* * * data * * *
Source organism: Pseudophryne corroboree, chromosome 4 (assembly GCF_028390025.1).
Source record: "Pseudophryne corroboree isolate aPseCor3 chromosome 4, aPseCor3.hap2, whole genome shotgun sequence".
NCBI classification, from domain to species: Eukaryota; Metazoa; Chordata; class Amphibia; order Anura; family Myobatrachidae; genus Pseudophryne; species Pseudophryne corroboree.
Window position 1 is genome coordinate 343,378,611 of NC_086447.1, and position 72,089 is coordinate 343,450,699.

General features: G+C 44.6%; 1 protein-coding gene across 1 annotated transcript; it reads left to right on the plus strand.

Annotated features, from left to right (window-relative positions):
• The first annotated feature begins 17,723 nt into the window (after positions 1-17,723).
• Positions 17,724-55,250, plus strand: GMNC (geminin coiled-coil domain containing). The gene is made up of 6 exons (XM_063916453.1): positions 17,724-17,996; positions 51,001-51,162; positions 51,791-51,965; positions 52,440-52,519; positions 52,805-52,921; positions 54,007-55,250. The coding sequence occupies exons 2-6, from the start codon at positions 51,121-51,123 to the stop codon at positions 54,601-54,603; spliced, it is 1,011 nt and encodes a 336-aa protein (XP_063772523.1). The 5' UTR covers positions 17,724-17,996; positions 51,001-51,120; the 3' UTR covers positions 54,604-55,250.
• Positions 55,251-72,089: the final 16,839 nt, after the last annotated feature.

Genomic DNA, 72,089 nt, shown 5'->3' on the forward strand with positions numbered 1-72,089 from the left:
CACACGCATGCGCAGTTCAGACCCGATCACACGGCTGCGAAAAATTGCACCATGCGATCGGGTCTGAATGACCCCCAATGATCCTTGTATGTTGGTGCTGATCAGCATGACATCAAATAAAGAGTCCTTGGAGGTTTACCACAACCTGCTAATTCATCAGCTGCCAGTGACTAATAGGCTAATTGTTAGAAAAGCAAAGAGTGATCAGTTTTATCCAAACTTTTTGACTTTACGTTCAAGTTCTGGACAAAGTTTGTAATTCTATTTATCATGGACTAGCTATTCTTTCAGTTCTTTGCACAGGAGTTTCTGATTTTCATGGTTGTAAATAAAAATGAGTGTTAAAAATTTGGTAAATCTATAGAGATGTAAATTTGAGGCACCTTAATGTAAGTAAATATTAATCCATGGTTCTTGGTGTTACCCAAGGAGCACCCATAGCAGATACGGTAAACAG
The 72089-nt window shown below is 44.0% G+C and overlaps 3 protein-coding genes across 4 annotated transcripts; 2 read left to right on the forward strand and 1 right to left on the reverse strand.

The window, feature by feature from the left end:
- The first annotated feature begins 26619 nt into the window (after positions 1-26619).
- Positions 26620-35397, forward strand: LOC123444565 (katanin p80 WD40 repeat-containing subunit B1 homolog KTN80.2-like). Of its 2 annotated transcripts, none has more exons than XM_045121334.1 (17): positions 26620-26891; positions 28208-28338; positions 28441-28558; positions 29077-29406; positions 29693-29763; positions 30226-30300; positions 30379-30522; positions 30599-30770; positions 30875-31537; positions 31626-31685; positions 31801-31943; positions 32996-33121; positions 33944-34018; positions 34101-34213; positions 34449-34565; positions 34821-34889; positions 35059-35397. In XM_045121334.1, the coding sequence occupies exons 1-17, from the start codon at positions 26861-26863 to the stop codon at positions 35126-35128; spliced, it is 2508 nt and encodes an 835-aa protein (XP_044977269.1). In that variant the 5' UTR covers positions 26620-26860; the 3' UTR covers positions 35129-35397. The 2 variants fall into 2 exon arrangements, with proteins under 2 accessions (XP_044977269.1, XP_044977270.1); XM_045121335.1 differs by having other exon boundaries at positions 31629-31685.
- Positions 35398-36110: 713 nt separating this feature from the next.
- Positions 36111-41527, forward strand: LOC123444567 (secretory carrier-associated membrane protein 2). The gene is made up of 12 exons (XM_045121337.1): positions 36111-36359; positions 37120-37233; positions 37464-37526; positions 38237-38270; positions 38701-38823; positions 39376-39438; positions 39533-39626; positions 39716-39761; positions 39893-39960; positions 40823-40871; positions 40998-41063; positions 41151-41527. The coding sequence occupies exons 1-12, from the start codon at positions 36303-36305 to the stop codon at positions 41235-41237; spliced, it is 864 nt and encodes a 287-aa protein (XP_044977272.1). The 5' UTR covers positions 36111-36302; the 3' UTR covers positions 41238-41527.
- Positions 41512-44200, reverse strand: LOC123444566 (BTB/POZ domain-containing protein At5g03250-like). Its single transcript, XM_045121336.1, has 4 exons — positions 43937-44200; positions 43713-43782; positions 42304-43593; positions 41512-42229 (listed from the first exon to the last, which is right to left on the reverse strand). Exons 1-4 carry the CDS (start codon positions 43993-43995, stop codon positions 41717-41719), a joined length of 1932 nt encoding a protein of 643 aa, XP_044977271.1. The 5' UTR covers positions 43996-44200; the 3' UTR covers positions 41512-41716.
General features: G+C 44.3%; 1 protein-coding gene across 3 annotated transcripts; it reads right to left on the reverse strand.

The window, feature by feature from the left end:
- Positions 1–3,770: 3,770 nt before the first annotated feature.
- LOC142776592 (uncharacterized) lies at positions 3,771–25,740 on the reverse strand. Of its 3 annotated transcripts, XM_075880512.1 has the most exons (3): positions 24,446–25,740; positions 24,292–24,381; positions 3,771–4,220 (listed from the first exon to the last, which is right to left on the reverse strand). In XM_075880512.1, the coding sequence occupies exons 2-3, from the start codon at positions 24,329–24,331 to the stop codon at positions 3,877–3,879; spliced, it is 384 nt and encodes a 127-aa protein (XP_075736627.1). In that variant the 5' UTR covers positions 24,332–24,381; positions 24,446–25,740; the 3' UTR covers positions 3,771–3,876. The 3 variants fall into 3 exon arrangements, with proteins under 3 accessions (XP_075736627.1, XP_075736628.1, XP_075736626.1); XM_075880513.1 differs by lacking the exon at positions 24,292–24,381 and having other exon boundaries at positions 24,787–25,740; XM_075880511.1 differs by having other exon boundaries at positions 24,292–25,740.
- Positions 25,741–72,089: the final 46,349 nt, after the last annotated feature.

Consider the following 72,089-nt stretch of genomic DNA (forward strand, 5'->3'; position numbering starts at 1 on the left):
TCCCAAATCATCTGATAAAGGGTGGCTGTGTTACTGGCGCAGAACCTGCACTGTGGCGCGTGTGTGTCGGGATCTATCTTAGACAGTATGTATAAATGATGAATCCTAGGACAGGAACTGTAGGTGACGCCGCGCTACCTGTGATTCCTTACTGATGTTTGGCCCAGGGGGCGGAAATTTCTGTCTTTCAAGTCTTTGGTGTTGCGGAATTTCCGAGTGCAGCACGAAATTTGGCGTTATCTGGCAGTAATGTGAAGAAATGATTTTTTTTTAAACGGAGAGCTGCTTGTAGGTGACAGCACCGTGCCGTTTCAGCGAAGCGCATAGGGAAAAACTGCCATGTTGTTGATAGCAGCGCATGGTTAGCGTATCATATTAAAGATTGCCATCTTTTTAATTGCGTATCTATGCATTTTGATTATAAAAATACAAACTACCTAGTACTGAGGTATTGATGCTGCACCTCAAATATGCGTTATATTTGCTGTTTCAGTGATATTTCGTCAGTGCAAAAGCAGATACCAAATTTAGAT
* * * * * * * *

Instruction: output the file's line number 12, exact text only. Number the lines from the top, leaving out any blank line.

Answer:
The 72089-nt window shown below is 44.0% G+C and overlaps 3 protein-coding genes across 4 annotated transcripts; 2 read left to right on the forward strand and 1 right to left on the reverse strand.